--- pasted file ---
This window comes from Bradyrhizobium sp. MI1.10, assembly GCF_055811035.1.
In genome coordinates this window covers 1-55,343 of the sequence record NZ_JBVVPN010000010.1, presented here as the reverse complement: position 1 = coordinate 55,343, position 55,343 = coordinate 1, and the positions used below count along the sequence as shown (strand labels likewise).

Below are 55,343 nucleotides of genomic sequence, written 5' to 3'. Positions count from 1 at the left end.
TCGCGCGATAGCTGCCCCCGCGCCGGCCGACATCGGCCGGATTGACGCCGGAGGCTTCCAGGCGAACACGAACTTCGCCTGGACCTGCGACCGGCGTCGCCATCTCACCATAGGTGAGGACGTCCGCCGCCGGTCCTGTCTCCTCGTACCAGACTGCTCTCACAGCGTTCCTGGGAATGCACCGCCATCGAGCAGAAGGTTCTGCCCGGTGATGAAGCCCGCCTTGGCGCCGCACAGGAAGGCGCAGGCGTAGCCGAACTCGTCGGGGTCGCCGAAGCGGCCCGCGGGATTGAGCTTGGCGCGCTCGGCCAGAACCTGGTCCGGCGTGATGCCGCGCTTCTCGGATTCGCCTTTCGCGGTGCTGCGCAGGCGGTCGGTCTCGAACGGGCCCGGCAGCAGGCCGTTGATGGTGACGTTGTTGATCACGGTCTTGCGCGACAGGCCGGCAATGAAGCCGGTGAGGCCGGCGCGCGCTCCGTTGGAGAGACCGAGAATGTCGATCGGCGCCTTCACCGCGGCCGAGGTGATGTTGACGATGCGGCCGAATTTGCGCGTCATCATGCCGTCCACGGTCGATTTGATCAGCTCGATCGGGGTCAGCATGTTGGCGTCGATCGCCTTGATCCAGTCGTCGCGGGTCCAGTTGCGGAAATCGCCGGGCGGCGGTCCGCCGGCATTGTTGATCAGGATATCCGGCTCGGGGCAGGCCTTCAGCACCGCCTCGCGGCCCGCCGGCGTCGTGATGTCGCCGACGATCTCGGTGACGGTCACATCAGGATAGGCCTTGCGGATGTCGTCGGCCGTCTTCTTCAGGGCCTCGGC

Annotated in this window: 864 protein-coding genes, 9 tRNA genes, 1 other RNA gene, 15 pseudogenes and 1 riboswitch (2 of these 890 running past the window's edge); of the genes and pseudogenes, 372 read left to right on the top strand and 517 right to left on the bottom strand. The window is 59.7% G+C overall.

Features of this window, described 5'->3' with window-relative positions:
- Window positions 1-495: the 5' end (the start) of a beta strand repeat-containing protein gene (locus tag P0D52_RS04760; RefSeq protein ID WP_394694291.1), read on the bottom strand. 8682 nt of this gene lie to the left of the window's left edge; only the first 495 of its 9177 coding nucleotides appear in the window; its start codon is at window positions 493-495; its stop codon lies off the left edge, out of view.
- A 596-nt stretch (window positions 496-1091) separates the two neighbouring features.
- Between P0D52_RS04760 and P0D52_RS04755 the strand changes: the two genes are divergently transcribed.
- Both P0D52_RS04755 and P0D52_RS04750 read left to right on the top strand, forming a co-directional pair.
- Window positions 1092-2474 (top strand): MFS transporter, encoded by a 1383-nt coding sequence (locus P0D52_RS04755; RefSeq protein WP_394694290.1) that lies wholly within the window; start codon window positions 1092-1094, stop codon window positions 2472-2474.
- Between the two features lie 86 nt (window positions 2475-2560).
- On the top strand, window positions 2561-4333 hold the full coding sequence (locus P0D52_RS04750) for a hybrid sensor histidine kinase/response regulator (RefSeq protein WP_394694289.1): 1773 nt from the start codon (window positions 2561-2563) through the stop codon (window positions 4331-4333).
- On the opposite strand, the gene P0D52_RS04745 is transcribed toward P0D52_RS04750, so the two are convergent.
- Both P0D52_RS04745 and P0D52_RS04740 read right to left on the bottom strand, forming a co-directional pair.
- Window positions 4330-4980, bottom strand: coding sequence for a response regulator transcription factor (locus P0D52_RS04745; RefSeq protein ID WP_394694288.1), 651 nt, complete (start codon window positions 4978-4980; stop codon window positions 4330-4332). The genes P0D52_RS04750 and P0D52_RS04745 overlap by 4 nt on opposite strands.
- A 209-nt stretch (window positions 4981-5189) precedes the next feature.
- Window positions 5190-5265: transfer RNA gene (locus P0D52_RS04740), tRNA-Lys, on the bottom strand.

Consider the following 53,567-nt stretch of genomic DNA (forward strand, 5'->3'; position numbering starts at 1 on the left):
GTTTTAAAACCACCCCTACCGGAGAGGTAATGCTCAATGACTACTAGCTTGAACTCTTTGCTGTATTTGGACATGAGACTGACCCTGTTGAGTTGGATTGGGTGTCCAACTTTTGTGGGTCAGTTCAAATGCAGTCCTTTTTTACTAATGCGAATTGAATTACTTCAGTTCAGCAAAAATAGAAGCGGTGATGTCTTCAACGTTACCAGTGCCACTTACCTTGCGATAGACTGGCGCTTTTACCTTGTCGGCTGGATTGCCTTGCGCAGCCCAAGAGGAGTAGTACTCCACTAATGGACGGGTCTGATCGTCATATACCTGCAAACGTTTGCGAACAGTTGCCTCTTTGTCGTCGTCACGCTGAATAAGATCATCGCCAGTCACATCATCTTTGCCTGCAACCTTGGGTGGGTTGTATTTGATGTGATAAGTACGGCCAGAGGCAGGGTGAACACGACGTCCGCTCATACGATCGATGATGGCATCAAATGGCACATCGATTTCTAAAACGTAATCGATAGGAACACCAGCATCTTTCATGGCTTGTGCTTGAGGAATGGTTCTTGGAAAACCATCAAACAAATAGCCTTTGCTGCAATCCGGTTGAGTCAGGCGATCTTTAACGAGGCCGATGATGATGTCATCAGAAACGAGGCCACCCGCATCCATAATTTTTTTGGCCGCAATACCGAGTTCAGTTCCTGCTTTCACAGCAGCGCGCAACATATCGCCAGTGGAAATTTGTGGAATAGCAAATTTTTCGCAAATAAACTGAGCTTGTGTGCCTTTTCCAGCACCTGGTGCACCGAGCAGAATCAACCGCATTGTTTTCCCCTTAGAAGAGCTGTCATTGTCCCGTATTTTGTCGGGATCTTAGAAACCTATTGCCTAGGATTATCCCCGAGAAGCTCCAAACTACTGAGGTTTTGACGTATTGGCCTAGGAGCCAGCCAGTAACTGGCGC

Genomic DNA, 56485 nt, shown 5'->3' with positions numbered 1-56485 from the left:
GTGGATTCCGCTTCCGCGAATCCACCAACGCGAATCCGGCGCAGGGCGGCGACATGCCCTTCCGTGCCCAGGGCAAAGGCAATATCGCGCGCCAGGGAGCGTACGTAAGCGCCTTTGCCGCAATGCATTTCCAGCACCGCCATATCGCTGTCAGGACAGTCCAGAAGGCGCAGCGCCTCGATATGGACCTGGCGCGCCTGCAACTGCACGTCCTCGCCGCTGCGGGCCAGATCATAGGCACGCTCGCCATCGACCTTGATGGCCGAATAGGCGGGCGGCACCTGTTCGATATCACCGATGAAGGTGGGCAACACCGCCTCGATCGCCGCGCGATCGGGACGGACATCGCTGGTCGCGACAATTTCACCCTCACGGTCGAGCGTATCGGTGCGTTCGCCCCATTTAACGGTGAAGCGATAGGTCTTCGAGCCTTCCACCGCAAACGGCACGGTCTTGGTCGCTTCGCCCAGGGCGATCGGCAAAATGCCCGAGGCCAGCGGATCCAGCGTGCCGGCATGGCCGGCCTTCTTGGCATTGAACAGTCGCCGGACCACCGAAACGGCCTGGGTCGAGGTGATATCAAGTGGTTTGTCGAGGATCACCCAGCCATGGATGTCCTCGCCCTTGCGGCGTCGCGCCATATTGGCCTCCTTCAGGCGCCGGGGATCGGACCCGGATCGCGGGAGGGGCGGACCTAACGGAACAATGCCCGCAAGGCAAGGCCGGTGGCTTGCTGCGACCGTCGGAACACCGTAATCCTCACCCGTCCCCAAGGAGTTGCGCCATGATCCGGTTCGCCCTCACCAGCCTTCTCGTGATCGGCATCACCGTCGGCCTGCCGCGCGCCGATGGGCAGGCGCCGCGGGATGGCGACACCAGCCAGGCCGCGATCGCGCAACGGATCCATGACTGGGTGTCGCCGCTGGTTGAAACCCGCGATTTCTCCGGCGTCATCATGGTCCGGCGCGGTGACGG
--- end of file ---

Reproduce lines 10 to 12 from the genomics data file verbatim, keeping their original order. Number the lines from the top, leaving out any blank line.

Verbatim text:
- Both P0D52_RS04755 and P0D52_RS04750 read left to right on the top strand, forming a co-directional pair.
- Window positions 1092-2474 (top strand): MFS transporter, encoded by a 1383-nt coding sequence (locus P0D52_RS04755; RefSeq protein WP_394694290.1) that lies wholly within the window; start codon window positions 1092-1094, stop codon window positions 2472-2474.
- Between the two features lie 86 nt (window positions 2475-2560).